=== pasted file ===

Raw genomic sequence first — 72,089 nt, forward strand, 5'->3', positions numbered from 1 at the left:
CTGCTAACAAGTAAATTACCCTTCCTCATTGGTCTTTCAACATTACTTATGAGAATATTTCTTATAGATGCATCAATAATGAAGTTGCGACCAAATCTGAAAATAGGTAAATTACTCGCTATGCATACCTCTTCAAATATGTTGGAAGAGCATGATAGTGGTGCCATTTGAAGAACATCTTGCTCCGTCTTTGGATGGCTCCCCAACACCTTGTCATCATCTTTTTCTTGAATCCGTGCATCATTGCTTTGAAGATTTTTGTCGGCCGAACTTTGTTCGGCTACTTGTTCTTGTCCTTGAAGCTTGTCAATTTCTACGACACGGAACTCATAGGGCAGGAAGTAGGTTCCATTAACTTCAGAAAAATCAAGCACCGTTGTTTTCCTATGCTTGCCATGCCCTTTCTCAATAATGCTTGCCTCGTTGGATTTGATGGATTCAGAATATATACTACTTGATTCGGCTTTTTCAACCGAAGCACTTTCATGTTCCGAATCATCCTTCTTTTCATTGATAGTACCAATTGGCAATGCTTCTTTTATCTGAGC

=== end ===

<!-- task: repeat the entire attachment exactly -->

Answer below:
Raw genomic sequence first — 72,089 nt, forward strand, 5'->3', positions numbered from 1 at the left:
CTGCTAACAAGTAAATTACCCTTCCTCATTGGTCTTTCAACATTACTTATGAGAATATTTCTTATAGATGCATCAATAATGAAGTTGCGACCAAATCTGAAAATAGGTAAATTACTCGCTATGCATACCTCTTCAAATATGTTGGAAGAGCATGATAGTGGTGCCATTTGAAGAACATCTTGCTCCGTCTTTGGATGGCTCCCCAACACCTTGTCATCATCTTTTTCTTGAATCCGTGCATCATTGCTTTGAAGATTTTTGTCGGCCGAACTTTGTTCGGCTACTTGTTCTTGTCCTTGAAGCTTGTCAATTTCTACGACACGGAACTCATAGGGCAGGAAGTAGGTTCCATTAACTTCAGAAAAATCAAGCACCGTTGTTTTCCTATGCTTGCCATGCCCTTTCTCAATAATGCTTGCCTCGTTGGATTTGATGGATTCAGAATATATACTACTTGATTCGGCTTTTTCAACCGAAGCACTTTCATGTTCCGAATCATCCTTCTTTTCATTGATAGTACCAATTGGCAATGCTTCTTTTATCTGAGC